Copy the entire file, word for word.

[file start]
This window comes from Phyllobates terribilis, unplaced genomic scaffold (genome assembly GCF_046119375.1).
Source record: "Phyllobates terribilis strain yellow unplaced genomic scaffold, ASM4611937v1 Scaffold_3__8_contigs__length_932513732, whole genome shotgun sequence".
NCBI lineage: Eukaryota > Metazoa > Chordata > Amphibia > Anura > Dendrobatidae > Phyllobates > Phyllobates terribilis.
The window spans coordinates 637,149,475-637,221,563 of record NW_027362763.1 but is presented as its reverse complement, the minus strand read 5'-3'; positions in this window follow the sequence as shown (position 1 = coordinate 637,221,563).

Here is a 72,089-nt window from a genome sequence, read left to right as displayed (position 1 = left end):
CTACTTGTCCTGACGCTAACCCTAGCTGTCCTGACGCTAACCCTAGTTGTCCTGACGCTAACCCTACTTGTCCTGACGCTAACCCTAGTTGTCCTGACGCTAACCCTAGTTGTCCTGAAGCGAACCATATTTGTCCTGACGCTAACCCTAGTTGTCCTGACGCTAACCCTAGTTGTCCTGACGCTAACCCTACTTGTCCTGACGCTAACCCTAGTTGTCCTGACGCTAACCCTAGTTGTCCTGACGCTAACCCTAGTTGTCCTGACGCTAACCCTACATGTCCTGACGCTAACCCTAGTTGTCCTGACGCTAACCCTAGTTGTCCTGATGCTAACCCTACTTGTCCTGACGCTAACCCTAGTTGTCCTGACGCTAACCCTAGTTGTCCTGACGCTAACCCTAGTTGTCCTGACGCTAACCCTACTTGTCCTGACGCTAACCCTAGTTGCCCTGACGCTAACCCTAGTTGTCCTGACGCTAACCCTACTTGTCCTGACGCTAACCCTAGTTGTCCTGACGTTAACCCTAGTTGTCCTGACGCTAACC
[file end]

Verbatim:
This window comes from Phyllobates terribilis, unplaced genomic scaffold (genome assembly GCF_046119375.1).
Source record: "Phyllobates terribilis strain yellow unplaced genomic scaffold, ASM4611937v1 Scaffold_3__8_contigs__length_932513732, whole genome shotgun sequence".
NCBI lineage: Eukaryota > Metazoa > Chordata > Amphibia > Anura > Dendrobatidae > Phyllobates > Phyllobates terribilis.
The window spans coordinates 637,149,475-637,221,563 of record NW_027362763.1 but is presented as its reverse complement, the minus strand read 5'-3'; positions in this window follow the sequence as shown (position 1 = coordinate 637,221,563).

Here is a 72,089-nt window from a genome sequence, read left to right as displayed (position 1 = left end):
CTACTTGTCCTGACGCTAACCCTAGCTGTCCTGACGCTAACCCTAGTTGTCCTGACGCTAACCCTACTTGTCCTGACGCTAACCCTAGTTGTCCTGACGCTAACCCTAGTTGTCCTGAAGCGAACCATATTTGTCCTGACGCTAACCCTAGTTGTCCTGACGCTAACCCTAGTTGTCCTGACGCTAACCCTACTTGTCCTGACGCTAACCCTAGTTGTCCTGACGCTAACCCTAGTTGTCCTGACGCTAACCCTAGTTGTCCTGACGCTAACCCTACATGTCCTGACGCTAACCCTAGTTGTCCTGACGCTAACCCTAGTTGTCCTGATGCTAACCCTACTTGTCCTGACGCTAACCCTAGTTGTCCTGACGCTAACCCTAGTTGTCCTGACGCTAACCCTAGTTGTCCTGACGCTAACCCTACTTGTCCTGACGCTAACCCTAGTTGCCCTGACGCTAACCCTAGTTGTCCTGACGCTAACCCTACTTGTCCTGACGCTAACCCTAGTTGTCCTGACGTTAACCCTAGTTGTCCTGACGCTAACC